Each year, Newsboys Foundation provides grants to approximately 35 community organisations that work with young Victorians aged 11 to 21 who are experiencing disadvantage.
Each year we seek out community organisations that are having incredible impact on Victorian young people. We work closely with these groups, helping to make their innovative projects and programs a reality. Our most recently funded programs include a mentorship program connecting autistic professionals with autistic students, a youth drama program focused on young refugees and migrants from South Sudan and the Pacific Islands, a mobile STEM lab for 6 primary schools in regional Victoria, Indigenous scholarships to attend private secondary schools and support for highly talented, low-income students to study ballet at the highest level in Australia.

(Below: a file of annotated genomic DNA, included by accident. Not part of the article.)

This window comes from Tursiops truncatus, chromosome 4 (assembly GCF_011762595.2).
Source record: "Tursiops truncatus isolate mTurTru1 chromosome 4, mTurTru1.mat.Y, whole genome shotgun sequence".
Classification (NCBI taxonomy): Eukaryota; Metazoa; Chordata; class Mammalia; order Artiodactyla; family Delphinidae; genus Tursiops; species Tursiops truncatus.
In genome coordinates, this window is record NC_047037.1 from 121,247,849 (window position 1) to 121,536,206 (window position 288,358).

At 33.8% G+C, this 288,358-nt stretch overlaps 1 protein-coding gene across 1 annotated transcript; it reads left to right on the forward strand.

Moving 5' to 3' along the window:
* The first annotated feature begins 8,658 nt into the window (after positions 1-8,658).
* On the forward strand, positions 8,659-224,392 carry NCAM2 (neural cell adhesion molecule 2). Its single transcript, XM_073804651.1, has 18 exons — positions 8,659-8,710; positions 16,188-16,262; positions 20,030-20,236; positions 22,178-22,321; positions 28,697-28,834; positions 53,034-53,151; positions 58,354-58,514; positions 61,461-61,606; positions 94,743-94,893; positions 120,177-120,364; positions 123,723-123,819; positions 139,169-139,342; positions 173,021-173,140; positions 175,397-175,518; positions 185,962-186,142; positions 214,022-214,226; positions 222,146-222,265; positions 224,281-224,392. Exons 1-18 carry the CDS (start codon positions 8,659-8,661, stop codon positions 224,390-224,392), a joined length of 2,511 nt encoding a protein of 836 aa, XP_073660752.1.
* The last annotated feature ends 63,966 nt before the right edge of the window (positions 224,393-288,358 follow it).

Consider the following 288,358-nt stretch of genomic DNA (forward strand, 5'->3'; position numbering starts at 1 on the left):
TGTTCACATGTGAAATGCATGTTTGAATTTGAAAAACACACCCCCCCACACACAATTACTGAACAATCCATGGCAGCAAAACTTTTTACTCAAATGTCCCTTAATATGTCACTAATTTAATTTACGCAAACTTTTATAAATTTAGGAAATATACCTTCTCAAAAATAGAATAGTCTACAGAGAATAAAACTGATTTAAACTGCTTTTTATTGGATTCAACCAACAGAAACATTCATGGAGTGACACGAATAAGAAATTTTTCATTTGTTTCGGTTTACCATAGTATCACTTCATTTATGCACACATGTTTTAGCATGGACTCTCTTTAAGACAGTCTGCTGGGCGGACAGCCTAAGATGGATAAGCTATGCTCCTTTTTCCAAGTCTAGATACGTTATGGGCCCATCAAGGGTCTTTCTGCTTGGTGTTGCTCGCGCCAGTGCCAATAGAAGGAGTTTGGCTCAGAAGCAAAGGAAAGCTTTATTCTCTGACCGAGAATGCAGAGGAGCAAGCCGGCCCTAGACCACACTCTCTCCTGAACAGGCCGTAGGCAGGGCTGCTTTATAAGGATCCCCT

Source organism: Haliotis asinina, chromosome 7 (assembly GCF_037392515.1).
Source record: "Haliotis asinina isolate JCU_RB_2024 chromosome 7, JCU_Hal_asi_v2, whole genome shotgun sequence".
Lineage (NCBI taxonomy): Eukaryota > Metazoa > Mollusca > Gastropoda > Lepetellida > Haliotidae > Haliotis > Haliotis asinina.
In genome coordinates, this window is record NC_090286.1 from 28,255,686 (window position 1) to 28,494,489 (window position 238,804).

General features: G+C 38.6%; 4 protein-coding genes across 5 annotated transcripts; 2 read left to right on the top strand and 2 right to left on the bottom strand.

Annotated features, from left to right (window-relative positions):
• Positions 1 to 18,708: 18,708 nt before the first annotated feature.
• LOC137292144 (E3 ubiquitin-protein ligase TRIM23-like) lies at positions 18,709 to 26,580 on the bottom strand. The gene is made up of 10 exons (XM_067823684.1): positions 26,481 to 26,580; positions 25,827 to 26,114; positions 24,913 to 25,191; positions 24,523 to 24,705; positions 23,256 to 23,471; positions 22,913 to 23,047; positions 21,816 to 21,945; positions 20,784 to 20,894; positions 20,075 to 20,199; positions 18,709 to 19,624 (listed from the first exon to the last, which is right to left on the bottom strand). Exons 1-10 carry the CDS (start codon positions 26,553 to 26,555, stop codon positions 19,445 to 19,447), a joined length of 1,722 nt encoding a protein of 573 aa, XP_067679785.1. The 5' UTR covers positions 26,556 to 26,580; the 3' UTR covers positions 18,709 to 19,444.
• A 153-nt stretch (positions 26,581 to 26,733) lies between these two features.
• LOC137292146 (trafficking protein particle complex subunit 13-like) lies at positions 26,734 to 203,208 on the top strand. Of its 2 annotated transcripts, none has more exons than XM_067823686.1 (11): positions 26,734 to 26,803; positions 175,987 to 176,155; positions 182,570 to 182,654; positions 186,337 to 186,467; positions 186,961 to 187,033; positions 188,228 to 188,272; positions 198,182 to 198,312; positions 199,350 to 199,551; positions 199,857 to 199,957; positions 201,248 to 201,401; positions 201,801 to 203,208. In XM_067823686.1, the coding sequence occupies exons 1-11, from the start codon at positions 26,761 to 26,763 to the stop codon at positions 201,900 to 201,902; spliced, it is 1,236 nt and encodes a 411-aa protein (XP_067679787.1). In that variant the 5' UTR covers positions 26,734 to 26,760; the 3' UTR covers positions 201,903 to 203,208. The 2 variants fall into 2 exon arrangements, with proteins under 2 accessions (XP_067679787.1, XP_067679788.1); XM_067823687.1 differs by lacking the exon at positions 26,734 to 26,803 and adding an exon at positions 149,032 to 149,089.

Here are a few from about 35 of the innovative programs we are currently supporting.
Newsboys grant helps homeless young people and showcases Newsboys stories
In April 2017 Newsboys made a special 125th Anniversary Grant to STREAT. The multi-year grant continues through Newsboys 125th year next year and ends in 2019.
The special grant will help STREAT, which is a social enterprise that supports young people who are homeless, run the Bowen Street Café at RMIT in the CBD. STREAT supports and trains young people in the skills necessary to thrive in the hospitality industry.
STREAT was established in 2009. Its first café site was opened in Federation Square in March 2010. Newsboys began supporting STREAT in 2011 with a grant to provide a social support worker. More than 80 percent of STREAT participants graduate from the 17-week life-skills, work experience and hospitality training and successfully move onto their first job or further education.